Group
 General population 1 1 1 1 1 1
 Cancer patients 0.97 0.80~1.17 1.10 0.90~1.34 0.80 0.66~0.97 1.44 1.17~1.78 1.02 0.85~1.23 1.15 0.90~1.47
 Family caregivers 1.21 1.00~1.46 1.37 1.11~1.68 1.02 0.84~1.24 1.34 1.09~1.65 1.26 1.04~1.53 0.89 0.70~1.13
 Physicians 0.21 0.17~0.26 0.91 0.74~1.11 0.33 0.28~0.41 1.46 1.17~1.81 0.84 0.69~1.01 0.52 0.42~0.66
Age (yr)
 ≥50 1.16 1.10~1.35 1.28 1.11~1.48 0.86 0.73~1.02
 <50=0
Sex
 Female 1.14 0.99~1.31 1.18 1.01~1.38 1.06 0.92~1.22 1.12 0.94~1.33
 Male=0
Educational level
 High school degree or higher 0.79 0.62~1.00 1.17 0.93~1.48 1.24 0.97~1.59
 Lower than high school degree=0
aOR and 95% CI printed in bold are statistically significant (P<0.05).
Long-term care hospitals would be properly equipped to provide hospice and palliative care,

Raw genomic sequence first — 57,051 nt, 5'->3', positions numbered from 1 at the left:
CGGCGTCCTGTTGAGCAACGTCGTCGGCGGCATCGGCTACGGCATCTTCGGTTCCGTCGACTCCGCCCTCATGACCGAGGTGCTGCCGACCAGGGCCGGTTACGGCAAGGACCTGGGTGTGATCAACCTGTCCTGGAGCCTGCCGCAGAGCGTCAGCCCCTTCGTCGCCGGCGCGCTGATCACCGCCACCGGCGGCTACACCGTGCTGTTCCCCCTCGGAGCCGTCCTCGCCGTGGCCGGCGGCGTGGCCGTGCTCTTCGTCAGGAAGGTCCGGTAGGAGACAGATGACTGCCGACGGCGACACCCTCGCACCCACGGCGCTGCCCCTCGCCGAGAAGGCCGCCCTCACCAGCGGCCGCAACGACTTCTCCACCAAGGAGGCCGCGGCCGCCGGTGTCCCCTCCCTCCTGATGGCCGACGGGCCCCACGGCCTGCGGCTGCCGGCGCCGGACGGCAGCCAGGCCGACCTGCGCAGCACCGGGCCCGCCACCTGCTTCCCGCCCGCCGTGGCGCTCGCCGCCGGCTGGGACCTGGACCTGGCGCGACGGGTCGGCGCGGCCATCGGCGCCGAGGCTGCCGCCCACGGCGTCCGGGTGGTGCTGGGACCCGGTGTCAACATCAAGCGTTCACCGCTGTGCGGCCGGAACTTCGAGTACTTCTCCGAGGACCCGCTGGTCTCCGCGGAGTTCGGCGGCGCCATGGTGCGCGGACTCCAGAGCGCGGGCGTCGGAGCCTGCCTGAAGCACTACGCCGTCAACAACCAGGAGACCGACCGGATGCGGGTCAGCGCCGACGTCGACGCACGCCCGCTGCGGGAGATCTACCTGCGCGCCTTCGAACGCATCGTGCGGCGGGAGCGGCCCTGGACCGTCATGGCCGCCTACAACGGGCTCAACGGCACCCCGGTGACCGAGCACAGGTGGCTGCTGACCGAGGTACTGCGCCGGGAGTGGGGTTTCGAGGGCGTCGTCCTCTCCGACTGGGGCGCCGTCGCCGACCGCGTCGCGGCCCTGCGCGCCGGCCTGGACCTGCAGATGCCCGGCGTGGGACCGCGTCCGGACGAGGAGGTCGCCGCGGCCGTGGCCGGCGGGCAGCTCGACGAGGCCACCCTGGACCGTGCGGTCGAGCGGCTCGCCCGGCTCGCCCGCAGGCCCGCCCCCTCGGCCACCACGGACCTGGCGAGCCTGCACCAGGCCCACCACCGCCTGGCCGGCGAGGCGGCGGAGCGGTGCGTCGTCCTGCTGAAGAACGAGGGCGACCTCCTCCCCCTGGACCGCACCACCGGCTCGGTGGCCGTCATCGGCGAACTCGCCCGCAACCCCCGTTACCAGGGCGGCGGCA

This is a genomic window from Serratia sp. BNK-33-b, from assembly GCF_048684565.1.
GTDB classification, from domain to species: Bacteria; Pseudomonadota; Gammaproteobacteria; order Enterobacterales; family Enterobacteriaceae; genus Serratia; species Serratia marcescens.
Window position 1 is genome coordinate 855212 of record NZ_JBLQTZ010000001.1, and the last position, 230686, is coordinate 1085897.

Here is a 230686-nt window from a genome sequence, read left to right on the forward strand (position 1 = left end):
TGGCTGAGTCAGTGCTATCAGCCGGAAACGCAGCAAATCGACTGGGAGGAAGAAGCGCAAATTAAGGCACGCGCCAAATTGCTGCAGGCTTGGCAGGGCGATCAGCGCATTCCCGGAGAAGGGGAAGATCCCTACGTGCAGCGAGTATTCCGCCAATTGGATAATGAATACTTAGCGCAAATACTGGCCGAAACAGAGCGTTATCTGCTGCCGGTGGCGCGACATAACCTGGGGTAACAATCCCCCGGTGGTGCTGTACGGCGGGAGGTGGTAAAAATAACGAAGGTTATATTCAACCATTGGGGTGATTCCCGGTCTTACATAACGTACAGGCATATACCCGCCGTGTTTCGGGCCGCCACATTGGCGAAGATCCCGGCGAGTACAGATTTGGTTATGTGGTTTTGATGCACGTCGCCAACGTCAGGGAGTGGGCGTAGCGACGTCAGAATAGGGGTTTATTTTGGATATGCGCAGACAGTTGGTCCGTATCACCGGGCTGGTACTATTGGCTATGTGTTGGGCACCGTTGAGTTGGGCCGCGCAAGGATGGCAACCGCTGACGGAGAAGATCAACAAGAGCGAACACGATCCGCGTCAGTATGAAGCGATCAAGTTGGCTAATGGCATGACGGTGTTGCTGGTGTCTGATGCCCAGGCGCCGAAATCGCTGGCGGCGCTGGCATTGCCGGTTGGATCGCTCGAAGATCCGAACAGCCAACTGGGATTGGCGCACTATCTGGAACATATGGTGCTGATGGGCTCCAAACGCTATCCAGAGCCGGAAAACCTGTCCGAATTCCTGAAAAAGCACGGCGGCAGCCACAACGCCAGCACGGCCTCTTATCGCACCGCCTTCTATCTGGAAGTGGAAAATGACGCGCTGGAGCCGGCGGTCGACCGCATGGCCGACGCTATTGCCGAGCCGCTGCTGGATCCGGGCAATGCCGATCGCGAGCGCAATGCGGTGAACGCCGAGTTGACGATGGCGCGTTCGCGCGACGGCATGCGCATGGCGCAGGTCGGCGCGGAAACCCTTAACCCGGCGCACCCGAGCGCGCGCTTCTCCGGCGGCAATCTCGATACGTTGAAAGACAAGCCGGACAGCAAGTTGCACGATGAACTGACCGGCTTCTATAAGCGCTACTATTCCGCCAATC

Long-term care hospitals would have better accessibility,
Long-term care hospitals would provide improved care,
Long-term care hospitals would pursue profit and threaten the philosophy of hospice care,
Long-term care hospitals would make families irresponsible with patient care,
Long-term care hospitals would charge unnecessary expenses.
*,†Effects of age, sex, and educational level were controlled for this item on the basis of the results of the corresponding univariate logistic model.
†,¶Effect of sex was controlled for this item on the basis of the results of the corresponding univariate logistic model.
§Effect of educational level was controlled for this item on the basis of the results of the corresponding univariate logistic model.
None of the sociodemographic variables was controlled for this item on the basis of the results of the corresponding univariate logistic model.
Multivariate logistic regression analyses.
aOR: adjusted odds ratio, 95% CI: 95% confidence interval.